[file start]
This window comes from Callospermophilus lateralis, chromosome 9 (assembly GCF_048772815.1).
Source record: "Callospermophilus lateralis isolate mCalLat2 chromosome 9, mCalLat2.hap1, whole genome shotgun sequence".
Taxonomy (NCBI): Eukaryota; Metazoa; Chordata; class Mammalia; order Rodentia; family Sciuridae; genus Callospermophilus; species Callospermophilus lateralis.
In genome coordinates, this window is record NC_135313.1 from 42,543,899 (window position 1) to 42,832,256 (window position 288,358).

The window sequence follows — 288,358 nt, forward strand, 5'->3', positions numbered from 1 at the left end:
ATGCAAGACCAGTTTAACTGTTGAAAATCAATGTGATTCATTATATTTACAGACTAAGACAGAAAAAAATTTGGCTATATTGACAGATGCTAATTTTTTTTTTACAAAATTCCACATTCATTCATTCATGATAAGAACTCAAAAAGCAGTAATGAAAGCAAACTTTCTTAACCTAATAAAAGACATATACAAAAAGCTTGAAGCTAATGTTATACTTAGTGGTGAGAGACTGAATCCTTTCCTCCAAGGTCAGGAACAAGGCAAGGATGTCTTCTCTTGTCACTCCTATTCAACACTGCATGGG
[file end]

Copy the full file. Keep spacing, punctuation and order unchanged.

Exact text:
This window comes from Callospermophilus lateralis, chromosome 9 (assembly GCF_048772815.1).
Source record: "Callospermophilus lateralis isolate mCalLat2 chromosome 9, mCalLat2.hap1, whole genome shotgun sequence".
Taxonomy (NCBI): Eukaryota; Metazoa; Chordata; class Mammalia; order Rodentia; family Sciuridae; genus Callospermophilus; species Callospermophilus lateralis.
In genome coordinates, this window is record NC_135313.1 from 42,543,899 (window position 1) to 42,832,256 (window position 288,358).

The window sequence follows — 288,358 nt, forward strand, 5'->3', positions numbered from 1 at the left end:
ATGCAAGACCAGTTTAACTGTTGAAAATCAATGTGATTCATTATATTTACAGACTAAGACAGAAAAAAATTTGGCTATATTGACAGATGCTAATTTTTTTTTTACAAAATTCCACATTCATTCATTCATGATAAGAACTCAAAAAGCAGTAATGAAAGCAAACTTTCTTAACCTAATAAAAGACATATACAAAAAGCTTGAAGCTAATGTTATACTTAGTGGTGAGAGACTGAATCCTTTCCTCCAAGGTCAGGAACAAGGCAAGGATGTCTTCTCTTGTCACTCCTATTCAACACTGCATGGG